Practical Theory - The Origin
The Scholars in CyberEnglish
ToDaY's MeNu - Ted

Friday, April 30, 2010

Technology is still an Anomaly

Folks who come in to evaluate a school visit classrooms, speak to our scholars and to us if we are lucky. The problem is that these evaluators do not understand how technology is used in the classroom. Everything I do is online. One recent evaluator wanted to have my lesson plan on a single piece of paper, because this is how she understands the lesson in her two dimensional print way. I explained that it would take quite a few pages to print it because the lesson plan had links to other pages. She insisted and I ended up printing 20 pages. In addition I had another page that explained my expectations and of course I had links to multi page documents. On the page that explains how I assess the scholars, again we were looking at a multi page print job. Now she had a ream of paper. Then we got to the work of the scholars. Since they are building webpages and they are always under construction, she was flummoxed by the number of pages for each scholar. When she asked for the exit ticket assignment, we went to the scholar's folders which were thick and well used. I use View source when I view the scholar's webpages, copy the code and paste it in a word processing program. I strip out superfluous code so all I have left is the scholar's essay. I format it with double spacing, date it, and print this essay for corrections. I do this everyday. This shows progress and how I prepare to conference with each scholar in the next class. I accessed the box I use to hold each day's attendance sign in sheet and my notes on each scholar that I use to conference and direct the day's work for that scholar.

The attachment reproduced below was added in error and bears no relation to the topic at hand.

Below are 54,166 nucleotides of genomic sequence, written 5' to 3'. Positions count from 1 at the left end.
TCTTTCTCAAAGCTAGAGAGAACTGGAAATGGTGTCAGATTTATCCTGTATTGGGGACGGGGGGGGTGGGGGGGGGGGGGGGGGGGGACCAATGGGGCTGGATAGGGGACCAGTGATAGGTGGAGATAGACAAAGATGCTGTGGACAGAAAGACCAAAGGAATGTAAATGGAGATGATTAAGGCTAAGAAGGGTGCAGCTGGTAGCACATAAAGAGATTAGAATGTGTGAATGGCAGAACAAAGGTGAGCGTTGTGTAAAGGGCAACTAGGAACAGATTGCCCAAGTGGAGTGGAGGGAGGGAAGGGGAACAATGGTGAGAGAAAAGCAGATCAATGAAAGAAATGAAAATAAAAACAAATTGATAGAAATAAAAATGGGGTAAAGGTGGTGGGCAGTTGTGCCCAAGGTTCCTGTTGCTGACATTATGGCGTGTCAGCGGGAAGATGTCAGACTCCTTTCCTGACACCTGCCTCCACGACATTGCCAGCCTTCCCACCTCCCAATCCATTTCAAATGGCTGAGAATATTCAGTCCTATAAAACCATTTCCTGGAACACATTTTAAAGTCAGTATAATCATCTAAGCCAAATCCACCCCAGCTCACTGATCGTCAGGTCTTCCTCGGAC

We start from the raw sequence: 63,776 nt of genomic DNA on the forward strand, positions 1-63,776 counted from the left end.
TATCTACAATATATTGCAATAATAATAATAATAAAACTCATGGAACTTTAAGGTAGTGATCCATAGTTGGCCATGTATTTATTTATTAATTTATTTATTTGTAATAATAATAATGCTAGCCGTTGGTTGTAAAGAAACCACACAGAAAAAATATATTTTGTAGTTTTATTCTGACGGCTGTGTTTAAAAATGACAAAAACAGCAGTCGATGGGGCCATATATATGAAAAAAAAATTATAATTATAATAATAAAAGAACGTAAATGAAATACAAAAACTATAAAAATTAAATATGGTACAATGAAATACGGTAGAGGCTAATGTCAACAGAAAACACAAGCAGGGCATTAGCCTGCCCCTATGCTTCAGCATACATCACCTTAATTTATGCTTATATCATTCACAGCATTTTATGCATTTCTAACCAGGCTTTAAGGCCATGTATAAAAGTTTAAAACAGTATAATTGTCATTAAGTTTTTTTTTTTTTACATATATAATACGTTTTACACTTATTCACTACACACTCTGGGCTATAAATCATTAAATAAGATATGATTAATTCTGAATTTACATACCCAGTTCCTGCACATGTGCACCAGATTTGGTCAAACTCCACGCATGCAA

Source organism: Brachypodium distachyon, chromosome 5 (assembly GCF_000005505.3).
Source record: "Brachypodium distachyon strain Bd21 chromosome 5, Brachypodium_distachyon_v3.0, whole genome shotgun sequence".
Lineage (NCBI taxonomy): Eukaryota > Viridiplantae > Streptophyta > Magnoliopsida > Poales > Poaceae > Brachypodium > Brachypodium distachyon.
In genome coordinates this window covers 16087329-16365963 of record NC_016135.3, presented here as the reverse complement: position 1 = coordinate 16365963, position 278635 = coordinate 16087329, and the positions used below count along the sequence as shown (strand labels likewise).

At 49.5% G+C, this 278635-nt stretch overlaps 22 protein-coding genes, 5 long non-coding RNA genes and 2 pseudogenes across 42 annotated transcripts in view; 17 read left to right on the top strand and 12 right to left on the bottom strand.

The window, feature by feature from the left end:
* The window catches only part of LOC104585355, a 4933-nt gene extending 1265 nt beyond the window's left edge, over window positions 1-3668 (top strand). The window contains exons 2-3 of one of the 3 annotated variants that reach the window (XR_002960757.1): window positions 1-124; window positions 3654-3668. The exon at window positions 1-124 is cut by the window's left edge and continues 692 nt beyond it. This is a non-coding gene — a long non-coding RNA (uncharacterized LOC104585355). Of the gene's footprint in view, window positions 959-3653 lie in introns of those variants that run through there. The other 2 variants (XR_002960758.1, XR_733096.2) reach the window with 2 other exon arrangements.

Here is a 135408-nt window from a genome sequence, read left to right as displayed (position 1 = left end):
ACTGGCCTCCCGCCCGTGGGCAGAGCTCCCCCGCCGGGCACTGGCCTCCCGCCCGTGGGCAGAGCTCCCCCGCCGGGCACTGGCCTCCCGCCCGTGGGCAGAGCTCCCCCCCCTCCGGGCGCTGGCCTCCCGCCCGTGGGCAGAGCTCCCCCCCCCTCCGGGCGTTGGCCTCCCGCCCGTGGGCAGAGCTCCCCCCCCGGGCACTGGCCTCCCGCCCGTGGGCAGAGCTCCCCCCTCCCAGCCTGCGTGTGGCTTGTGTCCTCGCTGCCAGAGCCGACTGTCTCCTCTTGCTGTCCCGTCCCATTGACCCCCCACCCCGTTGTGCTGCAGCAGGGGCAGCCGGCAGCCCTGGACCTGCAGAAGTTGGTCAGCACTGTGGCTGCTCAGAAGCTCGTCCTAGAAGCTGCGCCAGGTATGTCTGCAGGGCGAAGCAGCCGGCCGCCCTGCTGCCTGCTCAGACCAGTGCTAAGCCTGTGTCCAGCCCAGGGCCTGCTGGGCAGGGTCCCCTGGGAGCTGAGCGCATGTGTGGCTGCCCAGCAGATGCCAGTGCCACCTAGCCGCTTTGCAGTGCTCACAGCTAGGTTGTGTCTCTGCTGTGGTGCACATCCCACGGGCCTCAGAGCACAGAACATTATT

It must have taken her the evening to ingest all of this, because she came back the next day to watch the process all over again. I think she got it as she watched the scholars sign in, collect my corrections, log in and begin their work. They chatted with me quickly, with their neighbor briefly as the computer boot up and their log ins processed. Within minutes the scholars were off on their merry way, following their path, and interacting with me as needed. She walked around to see what the scholars were doing chatted with a few, thanked us and left.

On the third day, the principal visited and told the class how the evaluator was impressed with them and that she had had quite the educational experience. The wowed the evaluator and the principal just wanted them to know.

We still have so far to go before technology is ubiquitous and understood in our classrooms. Changing how people view a classroom is still so 19th Century.

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